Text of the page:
So, why not simply use a 9-10-word passphrase in all lowercase, which can be quickly typed out, and will soon enough get remembered?

That would be for a master pass. For online accounts where you don’t have to memorize them or type them out, may as well use ugly, fully random, 22+ character passwords.

I say 22+ characters even though I could say 15+ because there’s no real negative adding those extra characters if using a password manager like Bitwarden.

Another point is that I continue to like KeePass’s key file option. I use it to strengthen my password since in addition to my KP master password, I use a passphrase-based key file, ensuring entropy hits 256 bits.

To get entropy at 256 bits with Bitwarden you have to use a more cumbersome master password, since there is no key file adding entropy.

The KeePass solution is more elegant and advanced. Since my key file just is a passphrase in a text file, I can easily store it along with other important passwords and regenerate it any time I need to.

By the way, consider a master password like this, without the quotes:

“There are very few things to consider when choosing a master password.”

Do you really think something like that could be brute forced? Most unlikely. I would guess it is very strong. And I just came up with it most quickly right now. It is easy type, easy to remember, and very difficult to crack.

Therefore, there may be something to be said for having as a master password a simple sentence, albeit it with some more complexity and sparkle than the one above.

Let me hack away at a sampling of the nonsense here.

The word bankruptcies is among the 30,000 or so most common English words, so it would have an entropy of around 15 bits (and much lower if the password is for an account belonging to a banker, lawyer, or serial entrepreneur). If the choice to capitalize the first letter or not was random, then we could allow for an extra bit of entropy, for a total of 16 bits. If anybody tells you otherwise, then you can safely disregard any other claims or advice from that source.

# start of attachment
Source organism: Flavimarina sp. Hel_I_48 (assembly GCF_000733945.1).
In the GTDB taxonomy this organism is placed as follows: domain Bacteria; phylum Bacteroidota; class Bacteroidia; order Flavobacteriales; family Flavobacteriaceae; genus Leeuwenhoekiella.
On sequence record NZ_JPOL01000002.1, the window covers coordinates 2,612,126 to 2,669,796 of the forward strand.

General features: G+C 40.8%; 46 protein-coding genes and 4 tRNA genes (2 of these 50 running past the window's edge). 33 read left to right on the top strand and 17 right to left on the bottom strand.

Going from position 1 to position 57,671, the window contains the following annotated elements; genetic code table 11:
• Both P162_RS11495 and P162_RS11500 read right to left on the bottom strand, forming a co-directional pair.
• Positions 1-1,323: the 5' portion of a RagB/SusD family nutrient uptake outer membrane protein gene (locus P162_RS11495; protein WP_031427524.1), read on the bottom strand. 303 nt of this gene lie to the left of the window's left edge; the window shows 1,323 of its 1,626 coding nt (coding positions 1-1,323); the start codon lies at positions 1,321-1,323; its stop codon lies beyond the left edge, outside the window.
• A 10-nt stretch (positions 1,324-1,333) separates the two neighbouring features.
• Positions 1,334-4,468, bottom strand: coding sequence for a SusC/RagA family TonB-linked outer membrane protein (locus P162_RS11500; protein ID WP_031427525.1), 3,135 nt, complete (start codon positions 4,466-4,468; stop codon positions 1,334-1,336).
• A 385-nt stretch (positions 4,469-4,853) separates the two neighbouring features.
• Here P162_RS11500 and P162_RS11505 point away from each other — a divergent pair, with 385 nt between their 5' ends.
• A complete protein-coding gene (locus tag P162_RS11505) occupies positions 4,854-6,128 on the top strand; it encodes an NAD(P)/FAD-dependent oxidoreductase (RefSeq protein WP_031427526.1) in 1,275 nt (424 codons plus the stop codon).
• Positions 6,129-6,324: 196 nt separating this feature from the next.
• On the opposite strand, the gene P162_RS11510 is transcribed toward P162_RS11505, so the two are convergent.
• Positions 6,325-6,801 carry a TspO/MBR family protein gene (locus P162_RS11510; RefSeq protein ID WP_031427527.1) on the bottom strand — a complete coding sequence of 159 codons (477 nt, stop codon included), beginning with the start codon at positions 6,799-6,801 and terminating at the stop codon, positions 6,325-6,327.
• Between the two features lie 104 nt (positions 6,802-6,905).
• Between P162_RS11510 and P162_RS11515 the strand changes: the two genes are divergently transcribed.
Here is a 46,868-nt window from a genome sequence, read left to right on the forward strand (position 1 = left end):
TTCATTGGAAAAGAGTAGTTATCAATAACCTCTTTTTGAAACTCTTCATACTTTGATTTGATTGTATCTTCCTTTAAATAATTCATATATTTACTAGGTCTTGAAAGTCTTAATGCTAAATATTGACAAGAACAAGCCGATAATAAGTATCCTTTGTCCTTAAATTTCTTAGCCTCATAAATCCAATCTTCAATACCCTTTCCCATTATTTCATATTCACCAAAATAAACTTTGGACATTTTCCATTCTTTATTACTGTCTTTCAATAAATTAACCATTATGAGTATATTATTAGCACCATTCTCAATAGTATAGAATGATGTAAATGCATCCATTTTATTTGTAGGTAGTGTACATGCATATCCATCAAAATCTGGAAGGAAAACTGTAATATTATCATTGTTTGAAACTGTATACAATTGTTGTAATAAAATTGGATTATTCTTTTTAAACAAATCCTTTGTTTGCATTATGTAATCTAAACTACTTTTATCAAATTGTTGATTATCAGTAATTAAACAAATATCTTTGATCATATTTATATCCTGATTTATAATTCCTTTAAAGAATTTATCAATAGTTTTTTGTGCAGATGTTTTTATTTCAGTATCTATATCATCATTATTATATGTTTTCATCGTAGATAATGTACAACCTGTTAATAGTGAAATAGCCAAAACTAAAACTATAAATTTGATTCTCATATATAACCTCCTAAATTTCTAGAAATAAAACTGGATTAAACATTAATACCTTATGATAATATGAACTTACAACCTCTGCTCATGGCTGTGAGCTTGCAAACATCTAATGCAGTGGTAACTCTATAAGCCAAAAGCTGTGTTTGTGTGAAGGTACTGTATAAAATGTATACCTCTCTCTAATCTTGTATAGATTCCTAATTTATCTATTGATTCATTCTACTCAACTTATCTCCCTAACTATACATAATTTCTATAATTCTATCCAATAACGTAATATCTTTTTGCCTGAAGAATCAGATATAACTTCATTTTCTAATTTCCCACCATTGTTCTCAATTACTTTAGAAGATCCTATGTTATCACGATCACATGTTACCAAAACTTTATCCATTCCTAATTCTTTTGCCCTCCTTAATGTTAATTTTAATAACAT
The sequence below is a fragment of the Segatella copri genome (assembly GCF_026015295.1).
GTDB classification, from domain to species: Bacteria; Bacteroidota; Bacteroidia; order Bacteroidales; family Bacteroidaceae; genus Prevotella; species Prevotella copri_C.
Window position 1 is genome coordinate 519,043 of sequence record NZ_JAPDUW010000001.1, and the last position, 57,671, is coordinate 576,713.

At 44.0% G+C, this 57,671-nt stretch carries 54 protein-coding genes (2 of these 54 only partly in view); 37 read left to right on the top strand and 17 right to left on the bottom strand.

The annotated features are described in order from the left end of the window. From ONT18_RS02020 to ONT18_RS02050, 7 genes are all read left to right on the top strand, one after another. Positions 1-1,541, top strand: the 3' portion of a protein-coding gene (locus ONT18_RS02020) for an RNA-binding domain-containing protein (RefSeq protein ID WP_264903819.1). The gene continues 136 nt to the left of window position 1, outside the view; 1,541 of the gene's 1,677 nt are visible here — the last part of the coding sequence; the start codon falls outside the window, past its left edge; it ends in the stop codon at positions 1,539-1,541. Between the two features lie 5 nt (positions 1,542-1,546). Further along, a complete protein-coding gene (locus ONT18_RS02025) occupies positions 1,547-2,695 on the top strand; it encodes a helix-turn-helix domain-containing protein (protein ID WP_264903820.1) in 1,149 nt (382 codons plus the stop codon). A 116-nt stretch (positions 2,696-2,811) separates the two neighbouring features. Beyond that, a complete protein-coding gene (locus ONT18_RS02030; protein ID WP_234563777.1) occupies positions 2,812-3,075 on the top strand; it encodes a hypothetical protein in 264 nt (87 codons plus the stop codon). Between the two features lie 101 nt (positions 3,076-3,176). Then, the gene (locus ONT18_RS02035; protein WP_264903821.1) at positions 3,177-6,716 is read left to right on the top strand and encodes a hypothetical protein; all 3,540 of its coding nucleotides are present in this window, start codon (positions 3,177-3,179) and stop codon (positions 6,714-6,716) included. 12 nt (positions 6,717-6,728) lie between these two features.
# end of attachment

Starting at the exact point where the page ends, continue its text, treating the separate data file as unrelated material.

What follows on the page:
These numbers are pulled out of thin air. No definitive claim can be made about password crackability, unless assumptions about hashing algorithm and computing hardware are disclosed (which the above source has neglected to do). For a Bitwarden password hashed using 600,000 iterations of PBKDF2-SHA256, a 50-bit password is uncrackable using a single RTX 4090 GPU.


To be continued…

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Richie Koch is trying to introduce neophytes to password entropy, so his lack of precision in some areas is perhaps understandable.

If you understand entropy already, then you will know that it is a function of the search space. Thus, if we assume Bankruptcies emerged from a search space of about 65000 dictionary words (non-random strings) then the entropy of that generator would be 16 bits per word. If we assume it came from all upper and lower case alpha and is a random string then it is 68. If it emerged as a random string from the character set aBceiknprstu then entropy of the generator is 43 bits for a 12 character string.

KeePassXC’s entropy calculator is like every other one: pretty pointless. Without knowledge of the search space, the only thing with which attackers are concerned, you cannot make a reliable estimate.

The major sins of passwords are reuse, obviousness, and brevity. Counter those in that order then move security concerns on to the rest of your behaviours, for example confidence tricks (the basis of most investment and romance scams), or leakage of private information, or to network protection.

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In this case, you are drawing (without replacement) from the 12 characters Bankruptcies, which would produce an entropy of only 38 bits.

I would add non-randomness and disclosure to the cardinal sins.

Yes, I calculated with replacement despite the ‘result’. No matter, our point remains that examining the content of a string is a very unreliable indicator of strength of the generator.